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Catch a Fire (film)

Catch A Fire
US theatrical release poster
Directed by Phillip Noyce
Produced by Tim Bevan
Eric Fellner
Anthony Minghella
Robyn Slovo
Written by Shawn Slovo
Starring Derek Luke
Tim Robbins
Bonnie Henna
Music by Philip Miller
Cinematography Ron Fortunato
Garry Phillips
Edited by Jill Bilcock
Production
companies
Distributed by Focus Features (US)
Universal Pictures International (UK)
Release dates
  • 27 October 2006 (2006-10-27) (US)
  • 23 March 2007 (2007-03-23) (UK)
Running time
101 min[1]
Country United Kingdom
United States
France
South Africa
Language English
Budget $14 million
Box office $5,724,236

Catch a Fire is a 2006 biographical thriller film about activists against apartheid in South Africa. The film was directed by Phillip Noyce, from a screenplay written by Shawn Slovo. Slovo's father, Joe Slovo, and mother Ruth First, leaders of the South African Communist Party and activists in the Anti-Apartheid Movement, appear as characters in the film, while her sister, Robyn Slovo, is one of the film's producers and also plays their mother Ruth First. Catch a Fire was shot on location in South Africa, Swaziland and Mozambique.

Contents

  • Plot 1
  • Cast 2
  • Critical reception 3
  • References 4
  • External links 5

Plot

The film begins in "Northern Coalfields, South Africa, 1980". It revolves around Patrick Chamusso, a young, apolitical man (played by Derek Luke) who is accused of carrying out an attack against the government, and an Afrikaner police officer, Nic Vos, played by Tim Robbins. Vos is in charge of locating the perpetrators of a recent bomb attack against the Secunda CTL synthetic fuel refinery, which is the largest coal liquefaction plant in the world.

Patrick is unwillingly swept into Vos's investigation due to his inability to provide a satisfactory explanation for his whereabouts at the time of the bombing (he was actually having an affair with a woman not his wife). Eventually Patrick, his wife, Precious, (played by Bonnie Henna), and his family are tortured and savagely abused by Vos and Vos's subordinates. Desperate, Patrick says that he is willing to confess to a crime he did not commit to protect his family from torture. At last, Vos finally concludes that Patrick is innocent, and orders his release.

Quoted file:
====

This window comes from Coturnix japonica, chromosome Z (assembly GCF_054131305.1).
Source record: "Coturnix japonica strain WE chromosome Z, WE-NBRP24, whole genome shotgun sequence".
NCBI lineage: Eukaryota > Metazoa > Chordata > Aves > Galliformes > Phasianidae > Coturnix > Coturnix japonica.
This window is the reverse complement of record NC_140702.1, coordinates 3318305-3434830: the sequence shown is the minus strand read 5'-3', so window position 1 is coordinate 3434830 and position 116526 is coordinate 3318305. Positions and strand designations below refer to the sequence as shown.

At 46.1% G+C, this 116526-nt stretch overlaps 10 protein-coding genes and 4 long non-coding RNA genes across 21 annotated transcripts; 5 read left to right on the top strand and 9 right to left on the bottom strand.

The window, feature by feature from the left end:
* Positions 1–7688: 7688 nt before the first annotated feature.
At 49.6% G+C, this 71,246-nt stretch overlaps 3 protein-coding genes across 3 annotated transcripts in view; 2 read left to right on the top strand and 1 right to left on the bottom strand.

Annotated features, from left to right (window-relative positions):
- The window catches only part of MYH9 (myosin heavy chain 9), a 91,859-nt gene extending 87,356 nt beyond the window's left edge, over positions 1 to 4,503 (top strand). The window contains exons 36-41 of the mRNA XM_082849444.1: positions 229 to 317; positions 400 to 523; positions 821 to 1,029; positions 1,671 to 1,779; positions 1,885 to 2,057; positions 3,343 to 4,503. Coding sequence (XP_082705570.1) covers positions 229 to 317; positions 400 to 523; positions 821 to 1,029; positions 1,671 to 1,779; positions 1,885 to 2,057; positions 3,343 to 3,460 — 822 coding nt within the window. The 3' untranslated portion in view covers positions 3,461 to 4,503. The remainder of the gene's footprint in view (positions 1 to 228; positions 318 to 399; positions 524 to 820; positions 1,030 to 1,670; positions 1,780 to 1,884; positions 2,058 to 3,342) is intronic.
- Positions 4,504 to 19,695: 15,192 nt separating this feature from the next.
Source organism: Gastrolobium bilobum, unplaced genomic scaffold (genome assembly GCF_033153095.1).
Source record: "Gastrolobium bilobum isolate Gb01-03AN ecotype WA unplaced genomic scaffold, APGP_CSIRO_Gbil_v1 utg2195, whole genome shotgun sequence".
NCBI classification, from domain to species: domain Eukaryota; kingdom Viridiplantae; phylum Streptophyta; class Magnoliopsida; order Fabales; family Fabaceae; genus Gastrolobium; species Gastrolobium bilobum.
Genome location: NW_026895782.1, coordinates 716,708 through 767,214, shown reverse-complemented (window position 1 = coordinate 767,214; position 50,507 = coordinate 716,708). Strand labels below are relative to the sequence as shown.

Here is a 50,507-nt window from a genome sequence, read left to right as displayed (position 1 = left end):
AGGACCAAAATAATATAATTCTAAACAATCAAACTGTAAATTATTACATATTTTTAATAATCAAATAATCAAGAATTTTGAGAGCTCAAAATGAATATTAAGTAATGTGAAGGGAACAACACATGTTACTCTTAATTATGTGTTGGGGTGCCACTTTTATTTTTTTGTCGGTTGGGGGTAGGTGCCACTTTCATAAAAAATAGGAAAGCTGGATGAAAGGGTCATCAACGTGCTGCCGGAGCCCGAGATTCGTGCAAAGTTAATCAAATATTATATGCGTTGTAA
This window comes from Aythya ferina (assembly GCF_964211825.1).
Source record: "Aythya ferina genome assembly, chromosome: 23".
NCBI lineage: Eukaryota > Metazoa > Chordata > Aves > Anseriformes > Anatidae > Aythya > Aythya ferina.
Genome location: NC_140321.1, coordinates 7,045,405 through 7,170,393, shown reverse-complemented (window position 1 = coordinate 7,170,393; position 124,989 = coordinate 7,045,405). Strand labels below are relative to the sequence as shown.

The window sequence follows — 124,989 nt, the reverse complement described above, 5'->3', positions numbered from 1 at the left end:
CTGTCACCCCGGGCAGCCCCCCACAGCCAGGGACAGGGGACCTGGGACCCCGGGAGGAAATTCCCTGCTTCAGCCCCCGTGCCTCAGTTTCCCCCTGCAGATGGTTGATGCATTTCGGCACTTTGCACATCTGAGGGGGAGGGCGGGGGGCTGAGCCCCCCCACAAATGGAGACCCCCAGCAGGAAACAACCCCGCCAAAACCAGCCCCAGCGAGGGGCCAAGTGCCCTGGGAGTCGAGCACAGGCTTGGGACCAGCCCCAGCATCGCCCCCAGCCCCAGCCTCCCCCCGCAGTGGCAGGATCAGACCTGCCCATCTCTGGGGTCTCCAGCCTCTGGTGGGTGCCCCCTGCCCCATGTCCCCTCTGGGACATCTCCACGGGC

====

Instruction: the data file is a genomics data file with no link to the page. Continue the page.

Fuelled by the anger at the injustices he and his family suffered, Patrick joins Umkhonto we Sizwe, the guerrilla military wing of the African National Congress and becomes exactly what Vos had initially accused him of being. This decision was an act of revenge against the government for killing his friend and tormenting not only himself but his wife as well. He attempts to execute a plan to attack Secunda, the oil refinery he used to work for, by first bombing its adjacent water supply facilities, and 15 minutes later triggering the main explosion within the refinery itself. This would allow the refinery's workforce to flee between the two explosions, and not be harmed. Also, the damage of the first bomb would reduce the possibility of successfully extinguishing the fire caused by the second, main explosion. Patrick succeeds in the first part, but the second bomb is discovered by Vos and deactivated.

Patrick is arrested and sentenced to 24 years in prison, after his wife goes to Vos and tells him where Patrick is, because she fell for a simple trick in which Vos left photographs of Patrick talking to a female member of the ANC. Through her unjust jealousy she sells him out. He is released early due to the abolition of apartheid.

Precious, who has orphaned children in South Africa to provide a home for kids who lost their families during the anti-apartheid struggle.

Cast

Critical reception

The film received positive reviews from critics. Review aggregator Rotten Tomatoes reports that 75% out of 141 professional critics gave the film a positive review, with a rating average of 6.6/10 and the critical consensus being: "No stranger to the political thriller, director Phillip Noyce tackles apartheid and terrorism with experienced gusto, while Derek Luke and Tim Robbins hand in nuanced performances."[3]

References

  1. ^ Catch a FireBBFC: Retrieved 2013-03-11
  2. ^ South Africa's Henna Is on 'Fire', Washington Post, accessed July 2013
  3. ^ Catch a Fire (2006). Rotten Tomatoes. Flixster. Retrieved 15 September 2012.

External links

  • Catch a Fire at the Internet Movie Database
  • Catch a Fire at AllMovie
  • Catch a Fire at Box Office Mojo
  • Catch a Fire Reviews at Metacritic.com
  • Film web page with trailer.
  • Audio interview with director, Phillip Noyce, on the Afrikaans in Sydney podcast.
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